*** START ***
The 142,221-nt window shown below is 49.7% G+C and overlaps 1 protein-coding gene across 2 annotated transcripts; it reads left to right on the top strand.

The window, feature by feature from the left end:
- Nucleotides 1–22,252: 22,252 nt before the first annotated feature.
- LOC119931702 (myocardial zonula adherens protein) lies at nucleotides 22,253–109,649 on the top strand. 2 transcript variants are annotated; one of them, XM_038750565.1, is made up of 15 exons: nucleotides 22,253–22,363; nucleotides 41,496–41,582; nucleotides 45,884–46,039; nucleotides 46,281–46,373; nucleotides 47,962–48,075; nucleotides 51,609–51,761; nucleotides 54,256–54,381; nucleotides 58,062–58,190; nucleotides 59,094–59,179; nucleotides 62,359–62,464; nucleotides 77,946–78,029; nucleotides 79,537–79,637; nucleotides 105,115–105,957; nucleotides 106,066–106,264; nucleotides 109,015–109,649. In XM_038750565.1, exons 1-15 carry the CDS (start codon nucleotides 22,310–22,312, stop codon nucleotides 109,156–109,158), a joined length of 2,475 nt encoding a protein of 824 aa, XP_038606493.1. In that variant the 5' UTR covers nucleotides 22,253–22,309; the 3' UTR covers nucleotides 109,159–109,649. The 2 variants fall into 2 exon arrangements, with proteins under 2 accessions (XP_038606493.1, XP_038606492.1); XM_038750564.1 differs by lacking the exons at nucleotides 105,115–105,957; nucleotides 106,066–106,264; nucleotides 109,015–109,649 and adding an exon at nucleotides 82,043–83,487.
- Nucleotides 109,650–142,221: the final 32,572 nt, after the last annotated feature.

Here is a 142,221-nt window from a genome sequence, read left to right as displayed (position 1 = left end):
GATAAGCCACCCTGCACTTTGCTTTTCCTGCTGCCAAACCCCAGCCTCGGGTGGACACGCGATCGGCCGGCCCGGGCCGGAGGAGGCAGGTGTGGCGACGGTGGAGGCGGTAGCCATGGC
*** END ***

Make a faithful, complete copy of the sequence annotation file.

The 142,221-nt window shown below is 49.7% G+C and overlaps 1 protein-coding gene across 2 annotated transcripts; it reads left to right on the top strand.

The window, feature by feature from the left end:
- Nucleotides 1–22,252: 22,252 nt before the first annotated feature.
- LOC119931702 (myocardial zonula adherens protein) lies at nucleotides 22,253–109,649 on the top strand. 2 transcript variants are annotated; one of them, XM_038750565.1, is made up of 15 exons: nucleotides 22,253–22,363; nucleotides 41,496–41,582; nucleotides 45,884–46,039; nucleotides 46,281–46,373; nucleotides 47,962–48,075; nucleotides 51,609–51,761; nucleotides 54,256–54,381; nucleotides 58,062–58,190; nucleotides 59,094–59,179; nucleotides 62,359–62,464; nucleotides 77,946–78,029; nucleotides 79,537–79,637; nucleotides 105,115–105,957; nucleotides 106,066–106,264; nucleotides 109,015–109,649. In XM_038750565.1, exons 1-15 carry the CDS (start codon nucleotides 22,310–22,312, stop codon nucleotides 109,156–109,158), a joined length of 2,475 nt encoding a protein of 824 aa, XP_038606493.1. In that variant the 5' UTR covers nucleotides 22,253–22,309; the 3' UTR covers nucleotides 109,159–109,649. The 2 variants fall into 2 exon arrangements, with proteins under 2 accessions (XP_038606493.1, XP_038606492.1); XM_038750564.1 differs by lacking the exons at nucleotides 105,115–105,957; nucleotides 106,066–106,264; nucleotides 109,015–109,649 and adding an exon at nucleotides 82,043–83,487.
- Nucleotides 109,650–142,221: the final 32,572 nt, after the last annotated feature.

Here is a 142,221-nt window from a genome sequence, read left to right as displayed (position 1 = left end):
GATAAGCCACCCTGCACTTTGCTTTTCCTGCTGCCAAACCCCAGCCTCGGGTGGACACGCGATCGGCCGGCCCGGGCCGGAGGAGGCAGGTGTGGCGACGGTGGAGGCGGTAGCCATGGC